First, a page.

How to Submit Your Story to The New Yorker Magazine

Get Published in This Legendary Magazine

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The New Yorker was founded in 1925 by Harold Ross. Ross polished his literary chops at daily meetings of the famous Algonquin Round Table, of which he was a charter member. The witty Dorothy Parker and Robert Benchley contributed to the magazine in its early years and were also members of that literary legend. The magazine has serious literary status. Throughout the 20th century, getting your work published in The New Yorker was a major milestone, and the magazine continues to be one of the most venerated publishers of short fiction.

Writing Legends Grace Its Pages

The magazine has given visibility to and helped make the careers of such successful writers as John O'Hara, John Cheever, John Updike, F. Scott Fitzgerald. Raymond Carver, J.D. Salinger, Janet Frame, Salman Rushdie, and Alice Munro. Despite the universal decline in magazine readership since the birth of online publishing The New Yorker (under the leadership of editor David Remnick) continues to thrive boasting over 1,240,000 readers.

The New Yorker Writing Style

Though The New Yorker has contributed more than its fair share of short stories to the literary canon, that doesn't mean everything it publishes is conservative. The magazine has also taken chances on some fairly experimental writers like George Saunders and Haruki Murakami. What that means for you, the writer, is that even if your work veers towards the less traditional, feel free to give it a shot.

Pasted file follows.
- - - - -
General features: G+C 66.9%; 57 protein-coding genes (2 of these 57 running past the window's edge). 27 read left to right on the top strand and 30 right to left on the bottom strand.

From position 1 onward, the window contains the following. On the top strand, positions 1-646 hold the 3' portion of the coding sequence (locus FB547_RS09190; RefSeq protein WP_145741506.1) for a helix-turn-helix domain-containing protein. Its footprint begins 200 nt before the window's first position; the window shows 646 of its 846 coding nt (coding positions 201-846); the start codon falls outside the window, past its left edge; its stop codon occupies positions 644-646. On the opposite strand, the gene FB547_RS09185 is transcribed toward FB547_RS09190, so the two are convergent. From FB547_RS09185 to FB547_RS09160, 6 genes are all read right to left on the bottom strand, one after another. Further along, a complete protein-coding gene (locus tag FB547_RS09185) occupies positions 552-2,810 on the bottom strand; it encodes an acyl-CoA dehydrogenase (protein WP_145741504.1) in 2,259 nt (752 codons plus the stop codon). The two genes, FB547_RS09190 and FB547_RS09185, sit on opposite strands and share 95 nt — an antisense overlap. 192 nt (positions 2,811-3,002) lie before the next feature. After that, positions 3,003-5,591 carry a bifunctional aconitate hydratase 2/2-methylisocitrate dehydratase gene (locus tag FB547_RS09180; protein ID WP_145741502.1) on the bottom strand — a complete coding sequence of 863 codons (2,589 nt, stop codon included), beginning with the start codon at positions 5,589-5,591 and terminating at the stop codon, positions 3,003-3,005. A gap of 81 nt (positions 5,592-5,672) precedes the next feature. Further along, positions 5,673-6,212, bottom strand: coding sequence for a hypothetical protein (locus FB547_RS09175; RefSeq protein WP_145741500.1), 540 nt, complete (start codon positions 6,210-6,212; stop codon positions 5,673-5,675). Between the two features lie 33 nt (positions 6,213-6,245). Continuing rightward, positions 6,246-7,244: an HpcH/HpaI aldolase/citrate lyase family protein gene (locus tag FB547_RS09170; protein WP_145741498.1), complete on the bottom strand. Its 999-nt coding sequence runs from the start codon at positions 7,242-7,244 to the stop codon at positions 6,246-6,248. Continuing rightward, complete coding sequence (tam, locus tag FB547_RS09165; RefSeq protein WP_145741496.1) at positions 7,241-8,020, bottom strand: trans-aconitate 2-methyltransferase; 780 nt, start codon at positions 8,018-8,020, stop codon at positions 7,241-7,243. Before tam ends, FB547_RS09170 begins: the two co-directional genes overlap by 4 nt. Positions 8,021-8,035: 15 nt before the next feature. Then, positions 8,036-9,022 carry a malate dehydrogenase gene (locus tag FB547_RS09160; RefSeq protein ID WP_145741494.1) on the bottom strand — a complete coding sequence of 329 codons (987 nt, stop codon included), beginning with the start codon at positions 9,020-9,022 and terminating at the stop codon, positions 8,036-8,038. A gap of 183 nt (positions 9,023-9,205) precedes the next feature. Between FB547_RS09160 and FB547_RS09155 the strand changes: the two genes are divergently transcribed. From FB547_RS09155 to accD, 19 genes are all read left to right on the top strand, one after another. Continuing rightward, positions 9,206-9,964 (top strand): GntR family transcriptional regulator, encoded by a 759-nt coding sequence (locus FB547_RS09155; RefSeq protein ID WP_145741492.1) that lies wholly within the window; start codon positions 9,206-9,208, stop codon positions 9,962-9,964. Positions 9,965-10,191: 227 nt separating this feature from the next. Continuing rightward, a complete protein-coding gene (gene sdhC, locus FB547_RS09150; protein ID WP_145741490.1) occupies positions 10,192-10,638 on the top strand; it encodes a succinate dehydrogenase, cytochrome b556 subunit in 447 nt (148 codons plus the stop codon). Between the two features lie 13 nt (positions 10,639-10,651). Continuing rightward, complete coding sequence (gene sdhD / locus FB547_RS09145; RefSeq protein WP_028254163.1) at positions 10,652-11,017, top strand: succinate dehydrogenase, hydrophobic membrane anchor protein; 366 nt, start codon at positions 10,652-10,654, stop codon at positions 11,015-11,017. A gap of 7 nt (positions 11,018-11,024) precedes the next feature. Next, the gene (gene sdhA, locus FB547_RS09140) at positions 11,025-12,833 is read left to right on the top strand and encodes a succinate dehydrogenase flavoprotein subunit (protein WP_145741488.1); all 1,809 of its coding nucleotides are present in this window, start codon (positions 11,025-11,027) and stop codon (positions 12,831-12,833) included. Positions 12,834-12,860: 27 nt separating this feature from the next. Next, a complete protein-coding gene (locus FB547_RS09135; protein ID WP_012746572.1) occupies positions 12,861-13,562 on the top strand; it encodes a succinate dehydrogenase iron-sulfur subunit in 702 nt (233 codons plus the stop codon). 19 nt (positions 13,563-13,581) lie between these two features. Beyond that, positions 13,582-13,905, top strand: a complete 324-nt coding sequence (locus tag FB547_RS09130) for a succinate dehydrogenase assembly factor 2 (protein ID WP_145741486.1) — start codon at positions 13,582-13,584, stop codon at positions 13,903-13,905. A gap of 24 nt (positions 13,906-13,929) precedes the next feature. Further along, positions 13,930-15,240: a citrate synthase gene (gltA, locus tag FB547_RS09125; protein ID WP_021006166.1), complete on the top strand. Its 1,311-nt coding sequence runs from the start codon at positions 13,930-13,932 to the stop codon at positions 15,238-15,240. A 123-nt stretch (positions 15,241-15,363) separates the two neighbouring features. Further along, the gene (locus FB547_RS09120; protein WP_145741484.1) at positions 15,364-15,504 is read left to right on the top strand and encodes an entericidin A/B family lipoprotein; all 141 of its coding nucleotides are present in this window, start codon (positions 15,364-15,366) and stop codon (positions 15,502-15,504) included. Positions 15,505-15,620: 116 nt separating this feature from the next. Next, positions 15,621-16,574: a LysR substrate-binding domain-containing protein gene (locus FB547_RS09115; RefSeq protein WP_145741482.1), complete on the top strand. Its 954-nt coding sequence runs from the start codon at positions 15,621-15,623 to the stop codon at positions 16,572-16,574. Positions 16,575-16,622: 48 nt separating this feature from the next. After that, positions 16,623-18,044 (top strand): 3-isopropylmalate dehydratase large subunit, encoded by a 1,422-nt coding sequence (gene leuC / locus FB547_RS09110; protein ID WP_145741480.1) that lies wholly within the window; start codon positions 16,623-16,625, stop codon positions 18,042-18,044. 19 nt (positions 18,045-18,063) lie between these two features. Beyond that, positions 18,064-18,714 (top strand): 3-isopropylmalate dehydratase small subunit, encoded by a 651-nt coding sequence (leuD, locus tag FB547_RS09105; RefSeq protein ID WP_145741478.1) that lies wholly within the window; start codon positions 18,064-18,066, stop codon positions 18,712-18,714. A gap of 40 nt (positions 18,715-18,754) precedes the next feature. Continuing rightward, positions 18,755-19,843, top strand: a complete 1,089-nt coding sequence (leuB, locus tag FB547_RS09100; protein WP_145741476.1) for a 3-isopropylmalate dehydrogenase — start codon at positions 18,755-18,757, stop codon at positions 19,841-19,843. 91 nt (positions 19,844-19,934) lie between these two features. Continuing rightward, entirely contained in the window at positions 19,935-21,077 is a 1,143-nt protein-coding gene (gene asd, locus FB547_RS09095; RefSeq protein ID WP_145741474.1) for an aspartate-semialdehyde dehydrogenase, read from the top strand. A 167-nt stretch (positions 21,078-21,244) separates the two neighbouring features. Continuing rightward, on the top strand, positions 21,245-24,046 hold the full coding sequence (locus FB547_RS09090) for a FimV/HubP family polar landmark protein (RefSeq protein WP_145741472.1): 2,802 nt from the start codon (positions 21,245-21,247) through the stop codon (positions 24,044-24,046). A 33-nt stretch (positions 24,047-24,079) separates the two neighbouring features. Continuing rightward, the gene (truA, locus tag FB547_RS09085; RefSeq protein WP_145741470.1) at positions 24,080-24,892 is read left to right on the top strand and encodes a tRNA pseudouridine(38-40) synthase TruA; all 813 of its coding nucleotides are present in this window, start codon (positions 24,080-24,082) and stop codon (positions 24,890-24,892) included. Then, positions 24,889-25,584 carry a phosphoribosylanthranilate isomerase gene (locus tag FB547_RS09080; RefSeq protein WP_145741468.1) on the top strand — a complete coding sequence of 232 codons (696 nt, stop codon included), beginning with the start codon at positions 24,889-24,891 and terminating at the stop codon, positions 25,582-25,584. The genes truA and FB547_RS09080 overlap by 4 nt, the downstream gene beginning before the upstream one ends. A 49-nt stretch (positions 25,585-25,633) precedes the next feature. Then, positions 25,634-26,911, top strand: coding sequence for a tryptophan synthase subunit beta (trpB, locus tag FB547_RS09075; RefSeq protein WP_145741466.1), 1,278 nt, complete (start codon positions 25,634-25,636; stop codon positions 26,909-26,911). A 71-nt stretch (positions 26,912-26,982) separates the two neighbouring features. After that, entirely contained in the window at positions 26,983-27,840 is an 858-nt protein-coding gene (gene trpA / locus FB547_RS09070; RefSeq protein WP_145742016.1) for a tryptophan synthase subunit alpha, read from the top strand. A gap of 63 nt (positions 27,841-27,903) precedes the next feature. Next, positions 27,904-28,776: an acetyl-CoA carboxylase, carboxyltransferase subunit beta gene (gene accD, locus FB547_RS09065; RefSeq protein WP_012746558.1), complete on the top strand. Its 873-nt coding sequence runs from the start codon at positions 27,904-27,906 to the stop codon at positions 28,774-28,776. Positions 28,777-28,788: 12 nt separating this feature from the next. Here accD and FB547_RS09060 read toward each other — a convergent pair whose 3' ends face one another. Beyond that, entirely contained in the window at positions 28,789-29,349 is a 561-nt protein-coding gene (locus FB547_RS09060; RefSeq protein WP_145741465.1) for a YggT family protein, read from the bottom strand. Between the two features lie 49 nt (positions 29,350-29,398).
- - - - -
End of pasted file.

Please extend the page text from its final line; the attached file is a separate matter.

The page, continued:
Sample Writing From The New Yorker

"Sally will always believe that she knew at once -- even before she heard Peter’s voice, she knew what had happened.

If an accident had happened, it would not be to her six-year-old, who was brave but not inventive, not a showoff." (From "Deep-Holes by Alice Munro)

Odds of Publishing Something in The New Yorker

The odds, of course, all depend on who you are. If you've never published anything, the odds are very, very slim that you'll get published based on space availability.

The New Yorker publishes only one story per issue (devoting one issue per year to new fiction), and it's likely nearly every ambitious American writer tries to get into The New Yorker at some point or another. And, while The New Yorker does take chances on new writers, it tends to draw from its stable of established writers, like Munro and Murakami.

That said, if you're one of the young writers the magazine takes a chance on, if your work is accepted then your career is made, so it's worth taking a shot.

How to Submit to The New Yorker

Submit your story as a PDF attachment using the magazine's online submissions form. Email your submission to fiction@newyorker.com. Send one story at a time and allow three months for a response. Submissions can also be sent by regular mail to Fiction Editor, The New Yorker, 1 World Trade Center, New York, N.Y. 10007. You will only hear from the magazine if it is interested in publishing your work. If you have not heard within three months, you should assume your story has not been accepted.